Cecilia Kellberg, Senior Advisor, Environment and Climate Policy for Swedenergy, a Swedish non-profit industry and special interest organisation for companies involved in the supply of electricity, is glad that the political steering is taking matters in the right direction. According to her, energy efficiency targets bring new challenges. The connection between the energy efficiency targets and the other climate and energy policy targets, i.e. increasing renewable energy sourees and decreasing carbon dioxide emissions, must be taken into consideration to avoid conflicting incentives and requirements. Currently, only the reduction of emissions is being implemented at the EU level and within the sphere of market-based emissions trading, whereas the targets related to renewable energy and energy efficiency are being realised nationally and not in a market-based manner.
"National subsidies should be phased out. Subsidies are likely to be needed for research and development also in the future, but not for operative activities. Our fear is that electricity production will become dependent on subsidies”, Keilberg notes.
A decade of investments ahead
The next decade will require significant energy sector investments- both in new low-emissions energy production and in energy transmission and the distribution network. Nevertheless, the difficult economic situation, Europe's uncertain growth prospects, and the increasing regulatory risk experienced by companies have slowed the pace of investments. In a survey of leaders of European electricity companies increased political risk was seen as the most significant factor prohibiting investments. The energy sector's increasing tax burden and changes made (even retroactively) to national subsidy schemes for renewable energy are examples of regulatory risks weakening the investment climate. Long-term investments require consistent and predictable regulation and moderate prospects for economic growth. In the coming years, an increasing share of European energy companies' investments may, in fact, be directed outside Europe.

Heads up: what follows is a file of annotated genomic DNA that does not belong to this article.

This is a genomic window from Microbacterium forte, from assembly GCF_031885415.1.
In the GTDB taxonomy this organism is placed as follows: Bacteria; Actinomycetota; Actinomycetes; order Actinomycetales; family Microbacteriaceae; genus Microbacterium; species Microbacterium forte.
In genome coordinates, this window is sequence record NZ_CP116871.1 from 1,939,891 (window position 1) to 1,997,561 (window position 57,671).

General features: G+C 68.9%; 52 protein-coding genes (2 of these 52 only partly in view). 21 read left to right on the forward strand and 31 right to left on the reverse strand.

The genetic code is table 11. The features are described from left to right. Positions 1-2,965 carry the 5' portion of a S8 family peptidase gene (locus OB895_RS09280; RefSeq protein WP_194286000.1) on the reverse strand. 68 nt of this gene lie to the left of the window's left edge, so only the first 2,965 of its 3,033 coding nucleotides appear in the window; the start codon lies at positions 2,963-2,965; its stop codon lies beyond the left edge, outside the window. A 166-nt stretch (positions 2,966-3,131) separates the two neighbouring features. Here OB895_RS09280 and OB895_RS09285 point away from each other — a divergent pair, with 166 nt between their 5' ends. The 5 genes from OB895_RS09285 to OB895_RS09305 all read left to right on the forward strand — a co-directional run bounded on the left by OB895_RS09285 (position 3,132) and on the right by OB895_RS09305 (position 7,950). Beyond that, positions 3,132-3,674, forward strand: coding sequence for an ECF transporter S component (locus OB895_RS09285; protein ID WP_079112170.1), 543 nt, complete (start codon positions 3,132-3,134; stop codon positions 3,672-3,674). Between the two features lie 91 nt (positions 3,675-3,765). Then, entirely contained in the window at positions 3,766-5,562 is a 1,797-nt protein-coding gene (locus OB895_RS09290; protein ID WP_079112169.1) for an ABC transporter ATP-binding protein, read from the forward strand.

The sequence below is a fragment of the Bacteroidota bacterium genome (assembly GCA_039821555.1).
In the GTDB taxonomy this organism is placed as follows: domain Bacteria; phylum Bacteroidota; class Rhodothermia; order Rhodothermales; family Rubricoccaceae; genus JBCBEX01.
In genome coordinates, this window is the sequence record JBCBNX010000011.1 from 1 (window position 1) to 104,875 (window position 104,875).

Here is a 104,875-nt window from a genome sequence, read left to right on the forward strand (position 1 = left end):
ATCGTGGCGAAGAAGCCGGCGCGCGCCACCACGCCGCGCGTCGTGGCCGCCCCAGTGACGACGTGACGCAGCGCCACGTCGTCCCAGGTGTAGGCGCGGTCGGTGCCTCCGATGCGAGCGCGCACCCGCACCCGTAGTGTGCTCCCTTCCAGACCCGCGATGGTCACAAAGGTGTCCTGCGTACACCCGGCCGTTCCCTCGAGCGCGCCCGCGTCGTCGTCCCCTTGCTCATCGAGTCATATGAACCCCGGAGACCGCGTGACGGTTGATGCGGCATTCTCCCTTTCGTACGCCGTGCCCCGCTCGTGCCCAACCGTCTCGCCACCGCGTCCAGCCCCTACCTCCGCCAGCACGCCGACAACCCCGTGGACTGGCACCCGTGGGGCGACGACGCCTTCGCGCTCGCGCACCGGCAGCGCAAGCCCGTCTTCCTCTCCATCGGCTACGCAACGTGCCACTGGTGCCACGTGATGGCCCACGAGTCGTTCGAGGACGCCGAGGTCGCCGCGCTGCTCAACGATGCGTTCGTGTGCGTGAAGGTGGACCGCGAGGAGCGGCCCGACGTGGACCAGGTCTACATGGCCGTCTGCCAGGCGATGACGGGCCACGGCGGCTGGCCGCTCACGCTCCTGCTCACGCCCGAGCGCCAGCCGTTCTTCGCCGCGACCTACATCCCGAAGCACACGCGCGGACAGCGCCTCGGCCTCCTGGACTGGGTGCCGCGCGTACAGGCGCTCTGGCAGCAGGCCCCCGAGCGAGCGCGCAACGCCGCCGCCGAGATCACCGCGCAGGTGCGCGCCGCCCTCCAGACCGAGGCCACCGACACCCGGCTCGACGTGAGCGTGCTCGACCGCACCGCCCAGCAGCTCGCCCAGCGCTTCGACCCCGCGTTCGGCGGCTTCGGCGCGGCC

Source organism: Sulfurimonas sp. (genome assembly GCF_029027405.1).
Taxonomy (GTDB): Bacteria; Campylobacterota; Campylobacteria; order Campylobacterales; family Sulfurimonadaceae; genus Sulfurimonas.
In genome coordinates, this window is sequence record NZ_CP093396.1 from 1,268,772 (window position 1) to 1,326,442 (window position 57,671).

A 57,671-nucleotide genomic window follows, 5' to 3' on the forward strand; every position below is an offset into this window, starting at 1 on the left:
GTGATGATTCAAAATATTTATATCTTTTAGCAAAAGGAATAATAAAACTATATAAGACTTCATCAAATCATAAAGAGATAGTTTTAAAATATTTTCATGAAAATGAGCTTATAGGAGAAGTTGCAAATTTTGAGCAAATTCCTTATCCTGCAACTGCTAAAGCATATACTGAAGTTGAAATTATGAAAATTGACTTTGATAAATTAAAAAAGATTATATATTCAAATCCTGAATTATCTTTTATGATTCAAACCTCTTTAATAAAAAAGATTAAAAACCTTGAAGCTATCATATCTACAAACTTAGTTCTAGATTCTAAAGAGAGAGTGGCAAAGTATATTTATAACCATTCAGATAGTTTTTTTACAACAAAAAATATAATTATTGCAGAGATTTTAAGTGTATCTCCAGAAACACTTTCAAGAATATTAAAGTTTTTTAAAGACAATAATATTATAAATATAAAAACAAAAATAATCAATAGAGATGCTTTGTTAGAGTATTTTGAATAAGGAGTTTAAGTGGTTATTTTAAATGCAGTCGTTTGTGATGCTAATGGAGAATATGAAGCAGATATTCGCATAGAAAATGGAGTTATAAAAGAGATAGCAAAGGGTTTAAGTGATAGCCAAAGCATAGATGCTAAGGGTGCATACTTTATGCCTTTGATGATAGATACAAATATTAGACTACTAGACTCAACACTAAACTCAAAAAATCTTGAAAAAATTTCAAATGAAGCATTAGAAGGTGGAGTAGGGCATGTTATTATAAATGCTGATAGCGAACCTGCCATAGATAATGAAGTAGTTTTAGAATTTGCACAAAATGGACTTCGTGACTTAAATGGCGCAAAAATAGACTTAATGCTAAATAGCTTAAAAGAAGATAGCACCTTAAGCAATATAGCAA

“lt is becoming more difficult to make market-driven investments. According to our members, the biggest risk is caused by political decision-making and the regulatory framework. This is a big challenge because in the next decade the sector should make massive investments both to replace aging capacity and to transition to lower carbon production”,· says David Porter, Chairman of Eurelectric's Task Force on Investment. “In the long term, electricity demand is estimated to grow due to the increased consumption of electricity as heating and cooling needs grow”.
Porter emphasises that companies want to invest in the future. “Because huge amounts of capital are at stake, investments should be attractive to investors. That's why we need clear and consistent steering that is in harmony with a well functioning and integrated European energy market. Decision-makers should avoid shortsighted policy measures that can have unintended consequences. The industry and the decision-makers should engage in close collaboration and strengthen mutual understanding and trust.